How to Tell a Raven From a Crow

Jan 5, 2021 | The Sandpiper

You’re outside, enjoying a sunny day when a shadow at your feet causes you to look up. A large, black bird flies over and lands in a nearby tree. You wonder: is that a Crow or a Raven? These two species, Common Ravens and American Crows, overlap widely throughout North America, and they look quite similar. But with a bit of practice, you can tell them apart.

You probably know that ravens are larger, the size of a Red-tailed Hawk. Ravens often travel in pairs, while crows are seen in larger groups. Also, watch the bird’s tail as it flies overhead. The crow’s tail feathers are basically the same length, so when the bird spreads its tail, it opens like a fan. Ravens, however, have longer middle feathers in their tails, so their tail appears wedge-shaped when open.

Listen closely to the birds’ calls. Crows give a cawing sound. But ravens produce a lower croaking sound. We’re back looking up at that tree. Now can you tell? Is this an American Crow or a Common Raven? That’s a raven. The bird calls you hear on BirdNote come from the Macaulay Library at the Cornell Lab of Ornithology. To hear them again, begin with a visit to our website,

Read on for more raven versus crow clues:

ON THE GROUND: A Raven’s strut is often punctuated by a few two-footed hops (see video below).

BY VOICE: While crows caw and purr, ravens croak and scream bloody murder. Listen and compare the American Crow to the Common Raven:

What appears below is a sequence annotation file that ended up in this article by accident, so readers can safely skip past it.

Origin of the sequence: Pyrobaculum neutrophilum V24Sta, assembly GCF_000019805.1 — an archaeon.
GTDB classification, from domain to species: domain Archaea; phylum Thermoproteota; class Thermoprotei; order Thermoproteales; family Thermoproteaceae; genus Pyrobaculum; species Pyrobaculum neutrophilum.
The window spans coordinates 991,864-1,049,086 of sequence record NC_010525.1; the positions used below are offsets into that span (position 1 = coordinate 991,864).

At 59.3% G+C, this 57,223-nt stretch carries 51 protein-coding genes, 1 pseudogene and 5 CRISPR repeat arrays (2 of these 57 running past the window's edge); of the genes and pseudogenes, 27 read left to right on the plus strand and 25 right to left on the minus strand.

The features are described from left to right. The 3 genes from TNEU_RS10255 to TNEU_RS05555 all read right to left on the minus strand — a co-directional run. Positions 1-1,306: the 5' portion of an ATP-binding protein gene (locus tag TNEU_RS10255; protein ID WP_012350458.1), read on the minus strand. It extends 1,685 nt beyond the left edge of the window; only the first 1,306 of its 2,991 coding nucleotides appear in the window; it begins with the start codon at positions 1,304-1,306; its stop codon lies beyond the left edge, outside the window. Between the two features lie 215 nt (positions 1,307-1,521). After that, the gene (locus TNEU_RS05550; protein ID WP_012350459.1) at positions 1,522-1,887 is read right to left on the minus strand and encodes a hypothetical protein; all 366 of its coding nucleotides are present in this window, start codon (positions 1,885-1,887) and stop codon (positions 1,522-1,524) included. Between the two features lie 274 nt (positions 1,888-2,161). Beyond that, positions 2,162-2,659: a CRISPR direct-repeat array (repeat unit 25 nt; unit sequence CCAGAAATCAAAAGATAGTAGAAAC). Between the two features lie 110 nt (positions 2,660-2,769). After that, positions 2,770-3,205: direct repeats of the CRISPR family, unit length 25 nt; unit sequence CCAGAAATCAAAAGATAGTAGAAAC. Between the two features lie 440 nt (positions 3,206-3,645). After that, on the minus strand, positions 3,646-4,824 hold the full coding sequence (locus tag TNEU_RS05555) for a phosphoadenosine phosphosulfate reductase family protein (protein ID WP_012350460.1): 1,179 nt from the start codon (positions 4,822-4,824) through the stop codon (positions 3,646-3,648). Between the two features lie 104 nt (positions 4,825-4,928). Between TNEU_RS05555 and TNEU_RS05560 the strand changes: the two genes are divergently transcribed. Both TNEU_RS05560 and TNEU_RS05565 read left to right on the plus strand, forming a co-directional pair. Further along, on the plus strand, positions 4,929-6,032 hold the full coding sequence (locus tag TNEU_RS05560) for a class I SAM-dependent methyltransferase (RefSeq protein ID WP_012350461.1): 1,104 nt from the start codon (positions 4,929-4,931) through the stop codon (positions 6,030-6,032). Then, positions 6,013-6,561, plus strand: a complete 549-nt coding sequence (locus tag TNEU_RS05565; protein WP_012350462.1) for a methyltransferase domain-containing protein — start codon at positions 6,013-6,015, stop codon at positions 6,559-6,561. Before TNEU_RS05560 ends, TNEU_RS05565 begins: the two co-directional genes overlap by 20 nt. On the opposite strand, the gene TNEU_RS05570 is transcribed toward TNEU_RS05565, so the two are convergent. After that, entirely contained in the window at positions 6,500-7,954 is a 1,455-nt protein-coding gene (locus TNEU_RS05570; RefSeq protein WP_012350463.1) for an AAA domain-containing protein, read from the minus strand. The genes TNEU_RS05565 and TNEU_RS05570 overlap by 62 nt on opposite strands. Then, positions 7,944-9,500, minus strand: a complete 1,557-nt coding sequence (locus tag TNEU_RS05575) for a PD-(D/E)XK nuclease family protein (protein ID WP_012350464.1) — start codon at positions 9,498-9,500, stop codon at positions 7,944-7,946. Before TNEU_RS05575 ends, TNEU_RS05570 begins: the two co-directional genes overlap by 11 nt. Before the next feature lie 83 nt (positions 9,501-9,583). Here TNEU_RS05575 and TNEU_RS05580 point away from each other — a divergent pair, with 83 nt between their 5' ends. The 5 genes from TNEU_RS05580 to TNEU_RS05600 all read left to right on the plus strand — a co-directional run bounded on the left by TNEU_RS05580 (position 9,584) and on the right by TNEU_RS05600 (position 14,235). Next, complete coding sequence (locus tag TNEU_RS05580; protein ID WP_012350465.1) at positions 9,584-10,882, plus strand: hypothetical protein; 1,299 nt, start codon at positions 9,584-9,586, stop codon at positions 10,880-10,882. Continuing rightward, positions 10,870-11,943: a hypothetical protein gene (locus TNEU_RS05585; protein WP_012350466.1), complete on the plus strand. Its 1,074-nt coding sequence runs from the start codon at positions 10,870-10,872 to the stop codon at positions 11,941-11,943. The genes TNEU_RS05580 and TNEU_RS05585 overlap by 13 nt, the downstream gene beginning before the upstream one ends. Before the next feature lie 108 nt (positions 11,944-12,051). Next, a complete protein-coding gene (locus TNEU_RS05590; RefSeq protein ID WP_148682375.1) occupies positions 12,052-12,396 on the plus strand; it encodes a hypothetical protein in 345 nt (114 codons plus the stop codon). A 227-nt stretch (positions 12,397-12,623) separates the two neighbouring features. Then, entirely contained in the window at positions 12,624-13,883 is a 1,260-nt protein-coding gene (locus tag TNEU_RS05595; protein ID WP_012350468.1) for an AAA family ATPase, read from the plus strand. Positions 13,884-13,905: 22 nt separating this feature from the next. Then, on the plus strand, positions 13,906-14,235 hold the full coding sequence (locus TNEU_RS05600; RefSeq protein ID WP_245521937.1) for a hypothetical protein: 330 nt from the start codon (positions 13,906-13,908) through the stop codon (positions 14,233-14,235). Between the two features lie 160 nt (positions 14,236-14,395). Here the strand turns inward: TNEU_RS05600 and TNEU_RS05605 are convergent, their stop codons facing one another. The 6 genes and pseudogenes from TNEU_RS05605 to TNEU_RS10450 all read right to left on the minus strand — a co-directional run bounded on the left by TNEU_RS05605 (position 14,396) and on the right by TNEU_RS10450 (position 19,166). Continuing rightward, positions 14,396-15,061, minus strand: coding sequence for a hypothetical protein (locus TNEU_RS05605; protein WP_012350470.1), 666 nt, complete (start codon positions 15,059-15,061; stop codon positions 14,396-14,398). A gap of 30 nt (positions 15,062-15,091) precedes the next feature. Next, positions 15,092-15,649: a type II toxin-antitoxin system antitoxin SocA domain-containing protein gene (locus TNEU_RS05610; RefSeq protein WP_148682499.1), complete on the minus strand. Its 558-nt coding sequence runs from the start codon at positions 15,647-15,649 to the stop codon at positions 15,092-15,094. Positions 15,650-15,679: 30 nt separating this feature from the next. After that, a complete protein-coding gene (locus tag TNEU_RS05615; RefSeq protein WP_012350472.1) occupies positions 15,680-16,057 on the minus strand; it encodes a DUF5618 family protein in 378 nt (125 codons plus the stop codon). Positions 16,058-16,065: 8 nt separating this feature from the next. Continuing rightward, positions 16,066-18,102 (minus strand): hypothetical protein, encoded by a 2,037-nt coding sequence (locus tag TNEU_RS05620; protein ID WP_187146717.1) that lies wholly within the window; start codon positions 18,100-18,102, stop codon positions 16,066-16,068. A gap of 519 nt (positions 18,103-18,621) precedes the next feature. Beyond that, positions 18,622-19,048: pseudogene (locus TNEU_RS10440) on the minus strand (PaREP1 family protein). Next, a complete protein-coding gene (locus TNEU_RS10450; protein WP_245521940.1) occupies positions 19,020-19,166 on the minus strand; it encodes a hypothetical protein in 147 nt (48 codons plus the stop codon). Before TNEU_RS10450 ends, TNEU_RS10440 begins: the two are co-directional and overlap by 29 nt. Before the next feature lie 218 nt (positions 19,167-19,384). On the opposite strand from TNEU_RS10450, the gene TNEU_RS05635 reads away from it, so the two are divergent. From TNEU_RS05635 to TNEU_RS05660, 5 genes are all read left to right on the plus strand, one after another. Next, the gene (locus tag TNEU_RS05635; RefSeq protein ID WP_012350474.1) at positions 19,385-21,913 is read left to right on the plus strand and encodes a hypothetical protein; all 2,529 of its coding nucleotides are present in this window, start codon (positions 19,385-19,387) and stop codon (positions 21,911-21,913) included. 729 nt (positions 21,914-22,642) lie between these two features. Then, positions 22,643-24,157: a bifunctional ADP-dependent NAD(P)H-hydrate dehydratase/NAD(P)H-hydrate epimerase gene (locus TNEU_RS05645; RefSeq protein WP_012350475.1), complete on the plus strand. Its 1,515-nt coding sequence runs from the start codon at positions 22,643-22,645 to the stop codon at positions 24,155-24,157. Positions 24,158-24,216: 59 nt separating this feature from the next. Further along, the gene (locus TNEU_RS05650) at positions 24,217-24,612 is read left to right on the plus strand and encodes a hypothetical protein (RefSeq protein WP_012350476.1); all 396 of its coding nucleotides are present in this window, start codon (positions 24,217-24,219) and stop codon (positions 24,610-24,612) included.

IN FLIGHT: Ravens ride the thermals and soar, whereas crows do more flapping. Also, as mentioned in the podcast, the raven’s tail resembles a wedge, compared to the rounded fan-like shape of the crow’s.

UP CLOSE: Ravens have bigger, curvier beaks relative to crows. While both species have bristles at the base of the beak, the raven’s are noticeably longer. Its throat feathers are also quite shaggy.

LOCATION-WISE: Common Ravens are much less common than American Crows in the Eastern United States. Out West, it’s a toss up. (Chihuahuan Ravens and Fish Crows are common in western states, but they’re a whole different ID headache.) Look for ravens foraging in pairs; crows are highly sociable and will hang out in murders and communal roosts. 



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